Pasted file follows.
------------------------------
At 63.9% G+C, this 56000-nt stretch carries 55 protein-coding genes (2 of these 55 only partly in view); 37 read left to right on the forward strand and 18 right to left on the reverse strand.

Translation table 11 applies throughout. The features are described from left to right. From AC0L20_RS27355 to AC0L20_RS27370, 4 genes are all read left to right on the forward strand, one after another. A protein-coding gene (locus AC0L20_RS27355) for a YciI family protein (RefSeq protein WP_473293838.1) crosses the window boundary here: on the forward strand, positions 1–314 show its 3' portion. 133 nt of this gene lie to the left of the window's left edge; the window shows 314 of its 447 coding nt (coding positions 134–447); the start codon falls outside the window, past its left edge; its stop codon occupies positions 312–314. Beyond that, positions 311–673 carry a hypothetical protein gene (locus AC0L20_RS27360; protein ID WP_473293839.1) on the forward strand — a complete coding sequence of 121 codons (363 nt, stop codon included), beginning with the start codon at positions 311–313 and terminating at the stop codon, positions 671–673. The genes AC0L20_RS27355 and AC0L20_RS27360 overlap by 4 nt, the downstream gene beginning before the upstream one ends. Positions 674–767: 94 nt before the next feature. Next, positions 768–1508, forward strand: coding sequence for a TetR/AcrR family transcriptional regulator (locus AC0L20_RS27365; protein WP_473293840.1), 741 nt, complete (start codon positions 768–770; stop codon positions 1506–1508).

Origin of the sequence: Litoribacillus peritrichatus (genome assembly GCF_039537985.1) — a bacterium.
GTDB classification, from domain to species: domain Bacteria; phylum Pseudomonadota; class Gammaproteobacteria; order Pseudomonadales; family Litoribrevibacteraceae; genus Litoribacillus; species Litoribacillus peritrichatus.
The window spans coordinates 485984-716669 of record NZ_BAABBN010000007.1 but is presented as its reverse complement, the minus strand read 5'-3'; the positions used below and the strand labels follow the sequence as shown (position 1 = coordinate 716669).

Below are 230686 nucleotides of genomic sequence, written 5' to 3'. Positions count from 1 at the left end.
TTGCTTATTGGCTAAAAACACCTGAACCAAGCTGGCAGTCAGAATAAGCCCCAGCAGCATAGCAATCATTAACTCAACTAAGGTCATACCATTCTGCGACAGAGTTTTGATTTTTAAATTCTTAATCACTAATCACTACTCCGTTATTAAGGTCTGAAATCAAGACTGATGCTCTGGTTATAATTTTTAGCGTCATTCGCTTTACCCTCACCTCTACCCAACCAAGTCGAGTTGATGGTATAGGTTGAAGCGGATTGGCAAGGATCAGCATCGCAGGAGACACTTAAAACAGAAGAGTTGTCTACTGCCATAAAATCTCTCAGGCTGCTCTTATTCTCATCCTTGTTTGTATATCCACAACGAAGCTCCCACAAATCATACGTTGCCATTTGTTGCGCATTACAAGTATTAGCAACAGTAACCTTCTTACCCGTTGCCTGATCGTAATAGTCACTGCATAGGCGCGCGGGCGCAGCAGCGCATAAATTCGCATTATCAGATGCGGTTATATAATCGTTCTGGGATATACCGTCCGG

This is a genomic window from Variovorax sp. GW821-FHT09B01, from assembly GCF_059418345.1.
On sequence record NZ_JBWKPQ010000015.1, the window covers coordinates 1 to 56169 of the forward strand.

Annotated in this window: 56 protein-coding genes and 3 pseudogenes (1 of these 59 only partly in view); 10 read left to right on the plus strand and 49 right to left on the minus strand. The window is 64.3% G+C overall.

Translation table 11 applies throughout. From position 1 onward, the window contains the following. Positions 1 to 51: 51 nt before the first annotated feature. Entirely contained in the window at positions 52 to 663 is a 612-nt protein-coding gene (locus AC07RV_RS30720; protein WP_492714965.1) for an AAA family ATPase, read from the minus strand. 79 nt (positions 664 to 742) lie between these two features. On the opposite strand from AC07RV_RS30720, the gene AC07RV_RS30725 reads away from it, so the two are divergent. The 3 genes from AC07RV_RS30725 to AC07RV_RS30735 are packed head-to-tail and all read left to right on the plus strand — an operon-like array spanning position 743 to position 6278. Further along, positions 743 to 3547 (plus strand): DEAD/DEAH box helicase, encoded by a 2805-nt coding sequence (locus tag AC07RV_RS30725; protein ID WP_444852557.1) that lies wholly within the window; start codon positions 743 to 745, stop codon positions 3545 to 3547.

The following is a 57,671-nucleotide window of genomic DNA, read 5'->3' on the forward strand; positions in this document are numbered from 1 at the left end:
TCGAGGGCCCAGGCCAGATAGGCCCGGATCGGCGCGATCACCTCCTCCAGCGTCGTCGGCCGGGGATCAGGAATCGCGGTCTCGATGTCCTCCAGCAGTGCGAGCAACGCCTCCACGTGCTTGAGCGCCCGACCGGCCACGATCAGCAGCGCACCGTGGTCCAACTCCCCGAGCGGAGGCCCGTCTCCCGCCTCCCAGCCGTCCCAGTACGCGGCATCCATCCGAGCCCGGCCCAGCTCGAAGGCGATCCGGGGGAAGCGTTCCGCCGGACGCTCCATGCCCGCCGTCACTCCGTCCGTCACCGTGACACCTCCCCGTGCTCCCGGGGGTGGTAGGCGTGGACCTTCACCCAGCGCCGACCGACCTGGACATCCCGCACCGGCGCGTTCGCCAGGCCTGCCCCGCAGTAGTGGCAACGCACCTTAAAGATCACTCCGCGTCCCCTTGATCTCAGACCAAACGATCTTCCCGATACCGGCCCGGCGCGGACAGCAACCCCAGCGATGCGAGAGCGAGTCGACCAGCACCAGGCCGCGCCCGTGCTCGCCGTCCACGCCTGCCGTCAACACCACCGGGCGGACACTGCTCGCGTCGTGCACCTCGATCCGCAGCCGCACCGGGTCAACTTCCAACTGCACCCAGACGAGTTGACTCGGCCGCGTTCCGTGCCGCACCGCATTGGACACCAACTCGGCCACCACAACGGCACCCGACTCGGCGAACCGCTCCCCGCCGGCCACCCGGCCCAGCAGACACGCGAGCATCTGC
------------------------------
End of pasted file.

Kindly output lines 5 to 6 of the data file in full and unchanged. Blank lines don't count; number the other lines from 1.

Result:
The window spans coordinates 485984-716669 of record NZ_BAABBN010000007.1 but is presented as its reverse complement, the minus strand read 5'-3'; the positions used below and the strand labels follow the sequence as shown (position 1 = coordinate 716669).

Below are 230686 nucleotides of genomic sequence, written 5' to 3'. Positions count from 1 at the left end.